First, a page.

How to Read the Air
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A "beautifully written"* (New York Times Book Review) novel of redemption by a prize-winning international literary star.
From the acclaimed author of The Beautiful Things that Heaven Bears comes a heartbreaking literary masterwork about love, family, and the power of imagination.
Following the death of his father Yosef, Jonas Woldemariam feels compelled to make sense of the volatile generational and cultural ties that have forged him. Leaving behind his marriage and job in New York, he sets out to retrace his mother and father's honeymoon as young Ethiopian immigrants and weave together a family history that will take him from the war-torn country of his parents' youth to a brighter vision of his life in America today. In so doing, he crafts a story- real or invented-that holds the possibility of reconciliation and redemption.
Quiero tener. At night, however, the missing words came back, and he continued to chatter away with the boxes in French, Spanish, Italian, and English—whatever they demanded—picking up the conversation that had begun thirty years earlier when he was a scrawny refugee working in a port in Sudan. He continued to ask the boxes where they were going, and how much they could carry, and most important, whether or not they had room enough for him, drawing on every language and country he had ever known,
Jonas, you were the best. You once scored three goals in a single game.” “How do you know?” “I remember.” “Were you there?” “Of course I was. I was sitting at the top of the bleachers watching you. I always thought you were beautiful in your shorts.” Our inventions, you see, worked both ways, and in whatever false histories I created, there was always room enough for Angela to join me when and if she cared to— “What happened after graduation?” “You picked me up in your father’s car.”
ducks strung by their necks roasting in the restaurant windows. “I’m part vegetarian,” she said. “Which is sort of like saying I’m part white because my grandfather was Irish. It doesn’t really count, and no one but me really believes it.” Over various bowls of shared noodles, we began to divide up our clients between the west side and east side. We split the Africans first since they were the easiest. Benin, Togo, the whole western coast down to Namibia, and even large chunks of northern and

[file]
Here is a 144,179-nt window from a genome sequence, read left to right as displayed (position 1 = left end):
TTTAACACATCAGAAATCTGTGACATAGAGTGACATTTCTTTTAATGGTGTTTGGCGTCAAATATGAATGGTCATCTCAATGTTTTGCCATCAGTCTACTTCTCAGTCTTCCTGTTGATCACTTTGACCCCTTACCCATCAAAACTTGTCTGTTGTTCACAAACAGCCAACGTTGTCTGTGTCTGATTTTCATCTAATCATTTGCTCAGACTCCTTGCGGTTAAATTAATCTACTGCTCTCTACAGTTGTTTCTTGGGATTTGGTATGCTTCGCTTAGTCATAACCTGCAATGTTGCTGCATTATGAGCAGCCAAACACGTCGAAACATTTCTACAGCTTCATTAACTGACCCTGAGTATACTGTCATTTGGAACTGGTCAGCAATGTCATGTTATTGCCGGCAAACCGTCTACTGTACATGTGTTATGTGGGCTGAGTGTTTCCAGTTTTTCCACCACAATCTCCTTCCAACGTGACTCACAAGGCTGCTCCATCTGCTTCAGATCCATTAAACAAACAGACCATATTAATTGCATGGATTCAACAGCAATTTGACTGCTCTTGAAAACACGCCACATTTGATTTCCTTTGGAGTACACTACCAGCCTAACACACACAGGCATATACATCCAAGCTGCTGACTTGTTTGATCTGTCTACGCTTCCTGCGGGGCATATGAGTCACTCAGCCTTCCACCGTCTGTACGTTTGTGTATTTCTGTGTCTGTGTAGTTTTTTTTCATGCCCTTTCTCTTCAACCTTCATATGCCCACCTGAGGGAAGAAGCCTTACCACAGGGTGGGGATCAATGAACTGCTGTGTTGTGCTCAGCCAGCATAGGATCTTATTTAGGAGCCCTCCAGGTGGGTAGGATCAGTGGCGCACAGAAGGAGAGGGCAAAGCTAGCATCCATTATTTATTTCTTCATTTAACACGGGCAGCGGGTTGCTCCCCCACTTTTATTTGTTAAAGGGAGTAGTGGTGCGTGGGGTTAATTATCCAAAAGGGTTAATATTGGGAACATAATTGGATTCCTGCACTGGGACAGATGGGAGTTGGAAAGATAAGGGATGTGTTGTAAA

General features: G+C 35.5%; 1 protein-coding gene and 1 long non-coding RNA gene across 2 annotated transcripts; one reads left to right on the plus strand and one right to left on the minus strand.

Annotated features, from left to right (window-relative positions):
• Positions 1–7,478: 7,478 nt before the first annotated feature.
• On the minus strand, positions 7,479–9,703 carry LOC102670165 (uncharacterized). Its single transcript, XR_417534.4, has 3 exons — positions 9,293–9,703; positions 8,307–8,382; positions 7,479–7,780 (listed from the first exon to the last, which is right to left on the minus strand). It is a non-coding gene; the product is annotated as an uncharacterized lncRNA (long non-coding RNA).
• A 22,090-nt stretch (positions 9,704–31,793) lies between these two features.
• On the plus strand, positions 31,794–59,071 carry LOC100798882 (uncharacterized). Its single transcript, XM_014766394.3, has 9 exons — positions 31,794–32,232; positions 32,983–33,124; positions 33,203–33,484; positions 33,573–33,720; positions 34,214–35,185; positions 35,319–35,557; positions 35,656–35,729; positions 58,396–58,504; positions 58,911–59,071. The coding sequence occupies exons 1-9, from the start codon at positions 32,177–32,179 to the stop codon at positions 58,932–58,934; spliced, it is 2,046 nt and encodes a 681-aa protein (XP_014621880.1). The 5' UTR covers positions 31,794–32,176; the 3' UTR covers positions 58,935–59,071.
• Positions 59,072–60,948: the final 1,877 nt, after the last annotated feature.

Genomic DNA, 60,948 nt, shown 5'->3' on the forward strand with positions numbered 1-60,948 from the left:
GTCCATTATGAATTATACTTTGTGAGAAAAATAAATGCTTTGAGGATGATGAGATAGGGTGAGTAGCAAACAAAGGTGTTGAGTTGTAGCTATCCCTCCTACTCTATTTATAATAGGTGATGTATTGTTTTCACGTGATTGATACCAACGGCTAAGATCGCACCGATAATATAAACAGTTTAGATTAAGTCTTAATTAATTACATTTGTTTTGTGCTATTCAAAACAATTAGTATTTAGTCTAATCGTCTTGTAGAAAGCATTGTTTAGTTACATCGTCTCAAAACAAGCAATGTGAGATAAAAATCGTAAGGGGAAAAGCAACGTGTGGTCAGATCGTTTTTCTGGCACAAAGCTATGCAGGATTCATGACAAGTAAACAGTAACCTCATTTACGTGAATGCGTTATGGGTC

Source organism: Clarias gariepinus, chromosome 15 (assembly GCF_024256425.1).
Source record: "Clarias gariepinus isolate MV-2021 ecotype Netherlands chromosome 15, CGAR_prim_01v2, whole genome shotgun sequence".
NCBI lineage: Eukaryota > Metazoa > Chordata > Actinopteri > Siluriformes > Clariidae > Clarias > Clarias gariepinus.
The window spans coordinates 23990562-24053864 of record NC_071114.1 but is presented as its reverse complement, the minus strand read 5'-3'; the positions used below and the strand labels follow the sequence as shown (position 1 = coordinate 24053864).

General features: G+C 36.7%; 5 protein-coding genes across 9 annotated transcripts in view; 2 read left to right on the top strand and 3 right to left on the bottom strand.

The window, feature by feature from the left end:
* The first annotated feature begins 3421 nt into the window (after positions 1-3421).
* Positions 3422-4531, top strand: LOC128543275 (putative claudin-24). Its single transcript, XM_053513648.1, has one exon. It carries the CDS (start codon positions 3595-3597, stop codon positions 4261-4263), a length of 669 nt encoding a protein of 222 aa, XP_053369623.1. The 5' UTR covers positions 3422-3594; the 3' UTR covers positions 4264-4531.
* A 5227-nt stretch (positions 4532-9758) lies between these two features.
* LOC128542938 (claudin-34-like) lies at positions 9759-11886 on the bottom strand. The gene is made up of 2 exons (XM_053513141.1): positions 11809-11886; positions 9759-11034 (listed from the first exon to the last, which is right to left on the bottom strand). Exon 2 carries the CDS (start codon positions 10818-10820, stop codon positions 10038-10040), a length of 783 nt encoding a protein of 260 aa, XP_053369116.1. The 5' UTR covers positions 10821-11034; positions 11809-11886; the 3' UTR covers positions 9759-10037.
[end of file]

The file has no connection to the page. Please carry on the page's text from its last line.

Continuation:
stomach, and the fact that my father has needed glasses for years but has refused to acknowledge it. Almost any one of these on its own should have been enough to tell my father that there was something wrong gradually accumulating weight, the same way a storm sometimes slowly pulls together its forces, calling upon distant clouds to join together before unleashing its fury. Taken all together, the sound of trouble lying ahead should have been nearly deafening to a man who had reportedly spent
of them. She said she was thirty-five.” “And how old was she really? Eighteen, nineteen?” “Twenty, twenty-three tops. I tried to explain to her that it was impossible to use that story. No one, I told her, will believe you. But she kept shaking her head and insisting that everything she said was true. Eight children, she said. Over and over. She even brought along pictures. The oldest one was almost the same age as her. I wanted to tell her to go see you and then come back to me when she was